A major obstacle to the eradication of HIV is the persistence of the virus in the reservoir cells despite antiretroviral therapy. HIV latency refers to silent viruses, which can still produce infectious particles if treatment is interrupted. It can be explained by an inhibition of viral transcription and/or by a defect in post-transcriptional steps. Our group has shown that HUSH represses the HIV-1 LTR promoter in several models of HIV-1 latency and has therefore proposed that HUSH may be a player in HIV latency.

We have recently discovered a novel mechanism of gene silencing in human cells that links epigenetic silencing and RNA degradation: HUSH interacts with CNOT1, the nuclear RNA exosome to induce degradation of RNA transcription transcribed from the HIV-1 LTR, while HUSH does is also responsible for the HIV-1 provirus heterochromatinization through propagation of H3K9me3 (Matkovic et al, Nature Communications 2022).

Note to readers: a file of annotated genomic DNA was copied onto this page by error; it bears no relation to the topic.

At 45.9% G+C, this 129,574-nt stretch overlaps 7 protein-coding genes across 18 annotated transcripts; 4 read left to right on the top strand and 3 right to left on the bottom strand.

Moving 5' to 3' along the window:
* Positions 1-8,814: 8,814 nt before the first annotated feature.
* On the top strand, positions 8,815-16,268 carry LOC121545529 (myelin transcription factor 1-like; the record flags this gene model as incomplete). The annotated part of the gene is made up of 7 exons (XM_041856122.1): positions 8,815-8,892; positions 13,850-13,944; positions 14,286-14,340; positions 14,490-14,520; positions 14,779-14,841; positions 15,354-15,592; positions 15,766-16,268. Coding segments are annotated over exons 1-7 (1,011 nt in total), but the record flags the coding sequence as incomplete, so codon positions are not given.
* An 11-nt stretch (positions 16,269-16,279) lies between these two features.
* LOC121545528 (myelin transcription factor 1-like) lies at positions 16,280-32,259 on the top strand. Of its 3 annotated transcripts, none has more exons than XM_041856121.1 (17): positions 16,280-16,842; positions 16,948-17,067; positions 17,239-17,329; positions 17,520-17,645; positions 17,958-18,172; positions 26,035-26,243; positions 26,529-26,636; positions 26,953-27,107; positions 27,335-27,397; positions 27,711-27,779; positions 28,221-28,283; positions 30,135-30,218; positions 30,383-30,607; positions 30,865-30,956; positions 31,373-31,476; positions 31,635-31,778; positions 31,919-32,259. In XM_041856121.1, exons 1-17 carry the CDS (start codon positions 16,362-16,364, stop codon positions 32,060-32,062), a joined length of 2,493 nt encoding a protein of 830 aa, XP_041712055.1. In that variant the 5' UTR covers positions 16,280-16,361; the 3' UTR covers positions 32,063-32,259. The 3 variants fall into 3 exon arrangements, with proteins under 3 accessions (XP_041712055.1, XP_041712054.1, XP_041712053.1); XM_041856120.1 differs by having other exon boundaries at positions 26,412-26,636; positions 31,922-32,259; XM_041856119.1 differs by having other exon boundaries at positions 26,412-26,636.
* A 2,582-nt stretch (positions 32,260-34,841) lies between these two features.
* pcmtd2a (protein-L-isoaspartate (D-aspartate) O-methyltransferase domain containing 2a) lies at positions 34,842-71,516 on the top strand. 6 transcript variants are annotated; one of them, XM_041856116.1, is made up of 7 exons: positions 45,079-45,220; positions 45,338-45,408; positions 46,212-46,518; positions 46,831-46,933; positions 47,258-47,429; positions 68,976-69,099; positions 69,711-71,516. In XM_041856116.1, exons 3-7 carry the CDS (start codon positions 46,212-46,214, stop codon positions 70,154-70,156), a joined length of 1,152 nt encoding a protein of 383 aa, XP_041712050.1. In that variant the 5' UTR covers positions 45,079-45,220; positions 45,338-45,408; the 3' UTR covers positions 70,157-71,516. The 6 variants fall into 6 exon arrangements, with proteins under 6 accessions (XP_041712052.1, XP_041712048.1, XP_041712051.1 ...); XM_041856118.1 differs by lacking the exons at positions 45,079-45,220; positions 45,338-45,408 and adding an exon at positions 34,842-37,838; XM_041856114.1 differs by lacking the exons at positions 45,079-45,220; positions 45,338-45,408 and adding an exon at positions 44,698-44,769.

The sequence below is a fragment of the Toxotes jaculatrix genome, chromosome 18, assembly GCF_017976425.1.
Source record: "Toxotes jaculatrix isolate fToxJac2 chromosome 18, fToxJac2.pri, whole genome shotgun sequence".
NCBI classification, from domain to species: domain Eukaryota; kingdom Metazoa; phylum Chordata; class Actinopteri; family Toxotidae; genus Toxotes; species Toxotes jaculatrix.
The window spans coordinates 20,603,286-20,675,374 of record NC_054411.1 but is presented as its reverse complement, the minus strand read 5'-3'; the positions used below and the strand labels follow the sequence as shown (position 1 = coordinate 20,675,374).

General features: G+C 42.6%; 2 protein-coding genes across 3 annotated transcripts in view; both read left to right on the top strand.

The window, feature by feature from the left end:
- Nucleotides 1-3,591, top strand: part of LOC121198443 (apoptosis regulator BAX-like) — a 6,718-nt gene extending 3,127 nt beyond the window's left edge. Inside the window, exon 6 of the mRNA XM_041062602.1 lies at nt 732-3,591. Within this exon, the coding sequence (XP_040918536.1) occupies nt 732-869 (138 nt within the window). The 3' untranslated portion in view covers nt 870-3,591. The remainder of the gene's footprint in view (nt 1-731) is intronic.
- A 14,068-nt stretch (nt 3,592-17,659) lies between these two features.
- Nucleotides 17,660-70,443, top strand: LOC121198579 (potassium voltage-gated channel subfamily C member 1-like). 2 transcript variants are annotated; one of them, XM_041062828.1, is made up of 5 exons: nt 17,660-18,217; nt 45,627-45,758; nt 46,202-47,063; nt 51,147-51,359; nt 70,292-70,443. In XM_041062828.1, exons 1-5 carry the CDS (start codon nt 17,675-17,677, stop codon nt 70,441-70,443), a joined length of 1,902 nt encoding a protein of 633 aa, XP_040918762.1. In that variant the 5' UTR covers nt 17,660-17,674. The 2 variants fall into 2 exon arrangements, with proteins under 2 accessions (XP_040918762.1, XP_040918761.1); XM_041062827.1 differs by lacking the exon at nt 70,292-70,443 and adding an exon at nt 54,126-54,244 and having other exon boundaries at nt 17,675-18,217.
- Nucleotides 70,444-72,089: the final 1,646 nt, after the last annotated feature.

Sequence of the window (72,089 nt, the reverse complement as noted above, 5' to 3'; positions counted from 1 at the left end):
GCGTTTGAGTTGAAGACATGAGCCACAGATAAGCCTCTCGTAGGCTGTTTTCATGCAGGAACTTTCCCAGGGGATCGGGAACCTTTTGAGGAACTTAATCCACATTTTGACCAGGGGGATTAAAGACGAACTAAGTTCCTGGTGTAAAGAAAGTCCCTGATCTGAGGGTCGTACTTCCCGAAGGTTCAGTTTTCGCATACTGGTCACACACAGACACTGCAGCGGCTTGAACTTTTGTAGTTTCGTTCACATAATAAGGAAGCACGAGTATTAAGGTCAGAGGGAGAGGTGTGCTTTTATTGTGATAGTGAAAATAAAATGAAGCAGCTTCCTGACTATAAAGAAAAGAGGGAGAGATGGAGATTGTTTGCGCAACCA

We aim to understand how HIV-1 genomic RNA and the associated host cell macromolecular complexes prevent HIV-1 expression and lead to latency.